Waxing Gibbon

In the fourth year of the reign of Donald Augustus, when plague overtook his subjects, some purchased motor-wagons whose girth comprehended beyond the fairest part of their stables.

 – “Bigger and Bigger SUVs, Pickups Are Outgrowing Home Garages, Public Parking Spaces,” USA Today, March 5, 2020



By the morning’s end, the survivors were ordered to retreat. Mr. Cinq-Mars helped another wounded soldier onto a landing craft. “I grabbed the chain to pull myself up. Then five or six guys came running from the beach; they banged my head and pushed me underwater and then the boat started to back up and I was left there.”


That’s from the obituary of Jacques Cinq-Mars, who took part in the disastrous Dieppe raid. (Think: Saving Private Ryan except they don’t make it off the beach.)

Mr. Cinq-Mars, who became a legendary Montreal police detective, inspired a series of crime novels. Frankly, I think Quentin Tarantino should make Jackie Cinq-Mars, in which the POW returns home, tracks down those guys, and makes each eat poutine.

Also, Cinq-Mars is a terrific surname and I wish it were mine.

Winter Campaign

The state of affairs having displeased me, I drove up to New Hampshire on Sundays to volunteer for one of the candidates. This was my most substantive engagement with a presidential campaign since reading What It Takes.

On my first afternoon, I walked in and introduced myself to another volunteer. Amiable guy, and we talked for a bit. Then an organizer put me to work writing postcards. I was bashing them out when I overheard him say to the volunteer, “Anyway, that’s crazy about you and First Reformed.” I curiously looked up, for I’d seen this movie only recently. The organizer said, “Yeah, this guy was in it!” And I instantly recognized the actor. He told me Paul Schrader filmed it in two-and-a-half days, and that all the church scenes were filmed in one morning.

On a later visit I got chatting with another volunteer. He was a retired airline pilot, and mentioned that he’d flown tankers in Vietnam. I told him my old man worked on the tanker line at Boeing in the 1950s. He said he was sure he’d flown some my dad built, because some of the ones he flew were “pretty damn old.” He also told me he flew the last tanker out of Vietnam.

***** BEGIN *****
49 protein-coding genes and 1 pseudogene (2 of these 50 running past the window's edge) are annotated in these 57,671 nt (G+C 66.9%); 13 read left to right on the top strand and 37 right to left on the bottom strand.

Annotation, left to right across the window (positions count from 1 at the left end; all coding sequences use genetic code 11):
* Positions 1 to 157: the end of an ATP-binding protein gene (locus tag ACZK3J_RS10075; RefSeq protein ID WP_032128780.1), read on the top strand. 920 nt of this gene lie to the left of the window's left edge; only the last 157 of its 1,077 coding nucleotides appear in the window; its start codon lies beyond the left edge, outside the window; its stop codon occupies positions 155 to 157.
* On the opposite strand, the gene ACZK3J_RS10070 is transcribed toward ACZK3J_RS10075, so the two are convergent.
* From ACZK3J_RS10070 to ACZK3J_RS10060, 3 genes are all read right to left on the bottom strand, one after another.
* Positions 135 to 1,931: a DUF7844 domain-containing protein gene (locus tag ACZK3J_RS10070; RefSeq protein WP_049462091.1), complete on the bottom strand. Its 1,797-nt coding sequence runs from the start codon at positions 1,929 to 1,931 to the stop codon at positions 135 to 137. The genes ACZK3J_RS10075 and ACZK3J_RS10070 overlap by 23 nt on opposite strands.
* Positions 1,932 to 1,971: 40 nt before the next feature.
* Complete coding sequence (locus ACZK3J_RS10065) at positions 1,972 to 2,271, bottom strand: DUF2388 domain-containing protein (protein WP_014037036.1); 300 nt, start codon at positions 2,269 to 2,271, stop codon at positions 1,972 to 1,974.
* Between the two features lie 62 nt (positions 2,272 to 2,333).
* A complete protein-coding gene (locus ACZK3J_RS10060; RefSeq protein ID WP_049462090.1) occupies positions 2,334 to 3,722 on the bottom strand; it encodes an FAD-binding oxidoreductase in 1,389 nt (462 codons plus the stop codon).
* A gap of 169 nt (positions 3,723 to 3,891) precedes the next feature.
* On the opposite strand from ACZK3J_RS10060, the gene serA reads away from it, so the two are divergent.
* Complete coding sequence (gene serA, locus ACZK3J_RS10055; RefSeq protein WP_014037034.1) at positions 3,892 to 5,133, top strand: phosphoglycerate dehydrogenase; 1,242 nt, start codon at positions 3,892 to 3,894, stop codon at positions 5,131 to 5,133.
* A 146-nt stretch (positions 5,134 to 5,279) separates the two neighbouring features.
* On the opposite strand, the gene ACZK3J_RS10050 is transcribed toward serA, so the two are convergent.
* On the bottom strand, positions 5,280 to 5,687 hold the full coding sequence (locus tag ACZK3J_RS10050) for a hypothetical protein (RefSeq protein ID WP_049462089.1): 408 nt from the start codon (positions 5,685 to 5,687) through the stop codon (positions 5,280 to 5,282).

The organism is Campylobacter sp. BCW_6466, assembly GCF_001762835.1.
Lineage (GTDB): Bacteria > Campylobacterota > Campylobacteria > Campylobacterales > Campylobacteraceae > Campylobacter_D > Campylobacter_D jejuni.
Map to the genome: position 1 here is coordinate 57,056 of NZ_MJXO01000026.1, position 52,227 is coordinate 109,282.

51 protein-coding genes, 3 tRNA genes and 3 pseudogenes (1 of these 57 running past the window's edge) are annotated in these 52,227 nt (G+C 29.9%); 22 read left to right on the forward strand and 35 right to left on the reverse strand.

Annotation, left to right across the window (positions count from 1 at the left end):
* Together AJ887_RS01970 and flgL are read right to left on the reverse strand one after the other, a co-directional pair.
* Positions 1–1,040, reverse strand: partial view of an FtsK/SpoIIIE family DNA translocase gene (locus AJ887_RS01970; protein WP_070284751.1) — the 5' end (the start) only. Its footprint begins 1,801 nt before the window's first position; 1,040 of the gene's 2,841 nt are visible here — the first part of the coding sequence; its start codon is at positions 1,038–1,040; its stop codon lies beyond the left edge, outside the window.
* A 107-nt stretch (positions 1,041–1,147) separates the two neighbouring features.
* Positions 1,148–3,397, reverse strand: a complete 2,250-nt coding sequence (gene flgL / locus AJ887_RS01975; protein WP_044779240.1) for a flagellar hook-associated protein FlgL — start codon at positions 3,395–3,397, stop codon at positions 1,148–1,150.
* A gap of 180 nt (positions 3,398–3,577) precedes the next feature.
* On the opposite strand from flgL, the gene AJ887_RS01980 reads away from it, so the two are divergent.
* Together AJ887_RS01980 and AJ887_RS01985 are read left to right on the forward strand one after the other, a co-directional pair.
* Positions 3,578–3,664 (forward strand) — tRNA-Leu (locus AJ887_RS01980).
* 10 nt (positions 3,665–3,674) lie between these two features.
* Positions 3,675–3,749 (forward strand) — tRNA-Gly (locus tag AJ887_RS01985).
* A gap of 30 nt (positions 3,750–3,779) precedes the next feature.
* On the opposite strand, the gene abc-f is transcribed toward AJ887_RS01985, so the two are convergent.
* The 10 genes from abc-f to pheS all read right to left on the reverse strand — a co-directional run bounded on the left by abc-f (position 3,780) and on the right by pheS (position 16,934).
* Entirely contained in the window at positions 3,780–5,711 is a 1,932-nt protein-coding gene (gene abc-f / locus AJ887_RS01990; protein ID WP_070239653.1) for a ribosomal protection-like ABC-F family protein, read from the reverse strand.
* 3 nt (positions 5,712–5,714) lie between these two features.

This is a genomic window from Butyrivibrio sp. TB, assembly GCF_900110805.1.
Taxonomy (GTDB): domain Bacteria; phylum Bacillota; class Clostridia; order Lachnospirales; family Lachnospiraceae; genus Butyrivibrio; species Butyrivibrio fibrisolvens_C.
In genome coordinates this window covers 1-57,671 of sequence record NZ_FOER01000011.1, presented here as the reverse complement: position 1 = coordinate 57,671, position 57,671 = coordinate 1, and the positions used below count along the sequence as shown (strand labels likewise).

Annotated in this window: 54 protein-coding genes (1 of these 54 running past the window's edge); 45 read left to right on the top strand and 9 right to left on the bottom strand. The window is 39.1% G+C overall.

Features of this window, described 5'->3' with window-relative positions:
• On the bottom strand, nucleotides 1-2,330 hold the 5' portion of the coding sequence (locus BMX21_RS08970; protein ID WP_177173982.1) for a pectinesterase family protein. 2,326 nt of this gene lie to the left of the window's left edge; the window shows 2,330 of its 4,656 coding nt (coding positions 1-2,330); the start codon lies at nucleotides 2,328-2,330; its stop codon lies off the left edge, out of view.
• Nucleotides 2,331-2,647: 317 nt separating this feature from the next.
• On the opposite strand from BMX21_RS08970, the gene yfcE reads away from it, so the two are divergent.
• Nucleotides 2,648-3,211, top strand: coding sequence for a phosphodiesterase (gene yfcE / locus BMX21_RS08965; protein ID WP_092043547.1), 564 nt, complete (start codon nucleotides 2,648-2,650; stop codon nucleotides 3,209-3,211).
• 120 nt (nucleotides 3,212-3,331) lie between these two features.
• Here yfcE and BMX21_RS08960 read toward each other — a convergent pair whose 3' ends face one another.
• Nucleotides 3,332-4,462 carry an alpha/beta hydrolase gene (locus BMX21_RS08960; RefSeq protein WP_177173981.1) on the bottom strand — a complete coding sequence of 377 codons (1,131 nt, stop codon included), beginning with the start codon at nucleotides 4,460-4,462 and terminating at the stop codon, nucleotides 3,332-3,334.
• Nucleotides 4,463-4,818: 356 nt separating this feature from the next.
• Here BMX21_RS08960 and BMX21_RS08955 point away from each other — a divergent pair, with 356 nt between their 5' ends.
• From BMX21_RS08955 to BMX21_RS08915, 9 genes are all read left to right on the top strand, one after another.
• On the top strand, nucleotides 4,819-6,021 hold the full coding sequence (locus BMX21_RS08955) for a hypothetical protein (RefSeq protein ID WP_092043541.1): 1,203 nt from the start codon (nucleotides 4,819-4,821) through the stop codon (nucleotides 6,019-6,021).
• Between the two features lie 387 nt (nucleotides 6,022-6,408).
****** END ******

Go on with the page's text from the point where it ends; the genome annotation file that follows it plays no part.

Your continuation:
I mentioned to a friend from NH that I was volunteering, and he said, “Oh, we just love people from Massachusetts coming up and telling us how to vote.” I replied I’d be a humble [colloquial term for Commonwealth resident] and pause frequently to ask if I were using too many multi-syllabic words.

I have lots more stories, but will close instead with this observation. It all reminded me a bit of my week of jury duty, when I came away impressed by the process and the seriousness and skill with which people carried out their duties, yet marveled at the disruption to dozens of lives caused by one theft. This time round I kept thinking: Seriously? This is what people go through every four years? Because it’s kind of bonkers.


Three Wise Men

The other day I remarked to a colleague that because I’m teaching English, History, Science, and Math, I feel like a polymath, or at least the 6th grade version of one. Look on my adequate integration of knowledge and understanding, ye Mighty, and despair!


A while back I read a biography of Paul McCartney. The author recounted how, in some social interaction or other, Paul had tried to imitate “the polymath Jonathan Miller.” I figured this was some British thing and forgot about it until later the author again mentioned him trying to imitate Miller. So I looked him up. Dude was indeed a polymath. As his obit states, “he was a medical doctor, with a special interest in neurology; he occasionally left the theater to practice medicine.”